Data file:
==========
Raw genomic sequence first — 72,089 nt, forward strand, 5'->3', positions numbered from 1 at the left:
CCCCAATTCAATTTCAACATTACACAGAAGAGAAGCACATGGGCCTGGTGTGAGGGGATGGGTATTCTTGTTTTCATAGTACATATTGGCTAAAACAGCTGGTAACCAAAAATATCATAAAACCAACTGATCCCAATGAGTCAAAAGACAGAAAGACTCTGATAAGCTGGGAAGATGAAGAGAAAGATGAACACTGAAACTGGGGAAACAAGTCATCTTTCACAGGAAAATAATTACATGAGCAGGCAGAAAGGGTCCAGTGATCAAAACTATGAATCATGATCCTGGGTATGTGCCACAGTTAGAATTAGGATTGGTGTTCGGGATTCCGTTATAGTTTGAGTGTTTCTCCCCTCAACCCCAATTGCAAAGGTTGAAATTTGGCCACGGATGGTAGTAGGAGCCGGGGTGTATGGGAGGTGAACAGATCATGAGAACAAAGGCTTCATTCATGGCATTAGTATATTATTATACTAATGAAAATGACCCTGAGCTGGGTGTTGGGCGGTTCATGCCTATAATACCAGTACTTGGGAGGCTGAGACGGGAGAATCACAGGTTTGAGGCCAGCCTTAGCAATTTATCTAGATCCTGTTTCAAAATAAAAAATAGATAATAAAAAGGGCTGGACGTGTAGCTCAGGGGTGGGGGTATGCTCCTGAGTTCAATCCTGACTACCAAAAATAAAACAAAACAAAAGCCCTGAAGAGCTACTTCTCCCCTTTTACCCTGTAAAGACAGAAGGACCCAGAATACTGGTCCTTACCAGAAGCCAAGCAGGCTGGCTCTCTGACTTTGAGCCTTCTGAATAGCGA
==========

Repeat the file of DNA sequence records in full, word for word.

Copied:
Raw genomic sequence first — 72,089 nt, forward strand, 5'->3', positions numbered from 1 at the left:
CCCCAATTCAATTTCAACATTACACAGAAGAGAAGCACATGGGCCTGGTGTGAGGGGATGGGTATTCTTGTTTTCATAGTACATATTGGCTAAAACAGCTGGTAACCAAAAATATCATAAAACCAACTGATCCCAATGAGTCAAAAGACAGAAAGACTCTGATAAGCTGGGAAGATGAAGAGAAAGATGAACACTGAAACTGGGGAAACAAGTCATCTTTCACAGGAAAATAATTACATGAGCAGGCAGAAAGGGTCCAGTGATCAAAACTATGAATCATGATCCTGGGTATGTGCCACAGTTAGAATTAGGATTGGTGTTCGGGATTCCGTTATAGTTTGAGTGTTTCTCCCCTCAACCCCAATTGCAAAGGTTGAAATTTGGCCACGGATGGTAGTAGGAGCCGGGGTGTATGGGAGGTGAACAGATCATGAGAACAAAGGCTTCATTCATGGCATTAGTATATTATTATACTAATGAAAATGACCCTGAGCTGGGTGTTGGGCGGTTCATGCCTATAATACCAGTACTTGGGAGGCTGAGACGGGAGAATCACAGGTTTGAGGCCAGCCTTAGCAATTTATCTAGATCCTGTTTCAAAATAAAAAATAGATAATAAAAAGGGCTGGACGTGTAGCTCAGGGGTGGGGGTATGCTCCTGAGTTCAATCCTGACTACCAAAAATAAAACAAAACAAAAGCCCTGAAGAGCTACTTCTCCCCTTTTACCCTGTAAAGACAGAAGGACCCAGAATACTGGTCCTTACCAGAAGCCAAGCAGGCTGGCTCTCTGACTTTGAGCCTTCTGAATAGCGA